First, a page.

Mopsion, Thessaly, c. 350 - 300 B.C.

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Mopsion issued only bronze coins, and only c. 350 - 300 B.C. In Nomos 4, BCD notes, "The bronzes of Mopsion are practically impossible to find in nice condition and without flaws or corrosion. They are also very rare and desirable because of the their spectacularly eloquent reverse. The nicest one to come up for auction realized $18,000..."

Mopsion, in the Peneus valley half way between Larissa and Tempe, took its name from the Lapith Mopsos, a son of Ampyx. Mopsos learned augury from Apollo, understood the language of birds, and became an Argonaut seer. As depicted on this coin, he was one of the Lapiths who defeated the Centaurs. This battle was a favorite subject of Greek art. While fleeing across the Libyan desert from angry sisters of the slain Gorgon Medusa, Mopsos died from the bite of a viper that had grown from a drop of Medusa's blood. Medea was unable to save him, even by magical means. The Argonauts buried him with a monument by the sea, and a temple was later erected on the site.
GB87120. Bronze trichalkon, BCD Thessaly II 484, BCD Thessaly I 1210, Rogers 412, McClean 4648, HGC 4 537 (R2), SNG Cop -, Pozzi -, BMC Thessaly -, gF, dark garnet and black patina, well centered, a little rough, weight 8.082 g, maximum diameter 20.5 mm, die axis 225o, Mopsion (Bakraina(?), Greece) mint, c. 350 - 300 B.C.; obverse head of Zeus facing slightly right, vertical thunderbolt to right; reverse MOΨ-EI-ΩN, Lapith Mopsos standing facing, nude, his head turned right, raising club in right hand and extending his left hand, fighting centaur that is rearing left and raising a bolder over its head with both hands preparing to throw it; ex BCD with his round tag noting, "HK ex Thess., April 02, $275.-"; very rare; $450.00 (396.00)


Crusaders, Frankish Greece, Principality of Achaea, Louis of Burgundy, 31 Jul 1313 - 2 Aug 1316

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Louis of Burgundy was a younger son of Robert II, Duke of Burgundy and Agnes of France. On 31 Jul 1313, he married Matilda of Hainaut to whom Philip I of Taranto gave the Principality of Achaea. Louis ceded his family lands in Burgundy to his elder brother in exchange for the title of "King of Thessalonica." Matilda and Louis arrived separately in Achaea, she sailing directly from Marseille to Navarino with 1,000 troops. Matilda's army was defeated on 22 Feb 1316 by Ferdinand of Majorca, who also claimed the principality. Louis came by way of Venice to solicit aid from the Republic. He defeated Ferdinand, who was killed in the battle, on 5 July 1316. Four weeks later, Louis died. The Chronicle of the Morea attributes his death to a fever, while the Catalan Declaratio summa states that he was poisoned by John, count of Cephalonia. His death left Achaea in an unsettled state, with his brother Eudes, his wife, and the Angevins all attempting to gain it.Arms_of_Achaea
CR88490. Billon denier tournois, Malloy Crusaders 29; Metcalf Crusades pl. 40, 993; Schlumberger XII 23, aVF, excellent centering, coppery spots, strike a little soft, tiny edge chip, weight 0.640 g, maximum diameter 19.2 mm, die axis 135o, Clarentza mint, 5 Jul - 2 Aug 1316; obverse + LODOVIC'D'B'PAChE, cross patte; reverse (annulet) DE CLARENCIA (annulet), castle tournois, surmounted by cross, annulet left of castle; from the Louis G Estate; very rare; $450.00 (396.00)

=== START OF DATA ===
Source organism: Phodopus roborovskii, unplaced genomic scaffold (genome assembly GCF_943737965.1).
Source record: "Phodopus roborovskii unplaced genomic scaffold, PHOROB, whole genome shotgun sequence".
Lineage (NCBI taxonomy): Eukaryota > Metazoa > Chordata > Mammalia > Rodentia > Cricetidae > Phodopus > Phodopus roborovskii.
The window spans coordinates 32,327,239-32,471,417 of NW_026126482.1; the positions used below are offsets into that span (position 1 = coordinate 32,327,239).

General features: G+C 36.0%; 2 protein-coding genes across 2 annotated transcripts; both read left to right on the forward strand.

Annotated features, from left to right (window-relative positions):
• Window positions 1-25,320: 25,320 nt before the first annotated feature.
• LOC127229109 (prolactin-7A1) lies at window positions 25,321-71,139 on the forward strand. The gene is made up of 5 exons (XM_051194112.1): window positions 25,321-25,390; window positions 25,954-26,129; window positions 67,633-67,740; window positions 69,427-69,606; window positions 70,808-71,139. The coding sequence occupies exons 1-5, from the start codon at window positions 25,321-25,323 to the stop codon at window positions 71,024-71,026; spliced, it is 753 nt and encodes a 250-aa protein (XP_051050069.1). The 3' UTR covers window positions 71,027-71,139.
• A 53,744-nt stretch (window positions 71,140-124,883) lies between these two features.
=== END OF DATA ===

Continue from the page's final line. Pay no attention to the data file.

Crusaders, Frankish Greece, Principality of Achaea, Ferdinand of Majorca, Pretender, Jun 1315 - 5 July 1316

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Ferdinand of Majorca, as the third son of King James II, was an infante (prince) of the Kingdom of Majorca. It is this title on the obverse of this coin. He was also Viscount of Aumelas and Lord of Frontignan. Ferdinand married Isabella, daughter of Margaret of Villehardouin and they had a son who held the claim on the Principality of Achaea. Margaret and then his wife died in 1315, and soon after he set out with a small company for the Morea to uphold the claim now held by his son. He seized Clarenza in June 1315 and briefly took control of the Morea. In the autumn of 1315 he took a second wife, Isabella of Ibelin. However, his rival claimant Matilda of Hainaut, and her husband Louis of Burgundy returned to the Morea in the spring of 1316 with Venetian aid. Ferdinand's expected aid from Majorca and Sicily was tardy, as was the Catalan Company from Athens. Facing superior numbers, he was killed at the Battle of Manolada on 5 July 1316.Frankokratia_Map
CR88491. Billon denier tournois, Malloy Crusaders 31a, Metcalf Crusades 987 - 992, VF, well centered, clashed dies, weak strike, part of edge ragged, weight 0.684 g, maximum diameter 20.0 mm, die axis 270o, Clarentza mint, pretender, Jun 1315 - 5 July 1316; obverse +IFANSFD'MAIORK, cross patte; reverse (annulet) DE CLARENCIA (annulet), castle tournois, surmounted by cross, surmounted by cross, annulet left and right of the castle; from the Louis G Estate; extremely rare; $450.00 (396.00)


Domitia, Wife of Domitian, 81 - 96 A.D., Ephesos in Alliance with Smyrna, Ionia

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The image on the reverse resembles sculptures of Artemis, the Lady of Ephesus, including one at the Ephesus Archaeological Museum and another at the Vatican. The Ionians worshiped Artemis as a mother goddess, akin to the Phrygian Cybele. Her cult image was adorned with multiple rounded breast like protuberances on her chest. They have been variously interpreted as accessory breasts, eggs, grapes, acorns, or even bull testes. Excavation at the site of the Artemision in 1987/8 found a multitude of tear-shaped amber beads that once adorned the ancient wooden xoanon.Artemis

RP91446. Bronze AE 21, RPC II 1083 (2 spec.), Franke-Nolle -, SNG Cop -, SNGvA -, SNG Mnchen -, BMC Ionia -, Stumpf -, Choice gF, excellent centering, attractive darker highlighting fields, light marks, light porosity, obverse die break at 8:00, weight 7.555 g, maximum diameter 20.7 mm, die axis 180o, Ephesos mint, proconsul P. Calvisius Ruso, c. 92 - 94 A.D.; obverse ∆OMITIA CEBACTH, draped bust right; reverse ANΘY POYCΩNOC OMONOIA (Anthypatos Ruso, alliance), facing cult statue of Artemis of Ephesos standing, wearing polos and veil, with arm supports, ZMYP (Smyrna) downward on left, EΦE (Ephesos) downward on right; from the Maxwell Hunt Collection; zero sales of this type recorded on Coin Archives in the last two decades, only a few specimens known to exist; extremely rare; $450.00 (396.00)




  







Catalog current as of Saturday, July 20, 2019.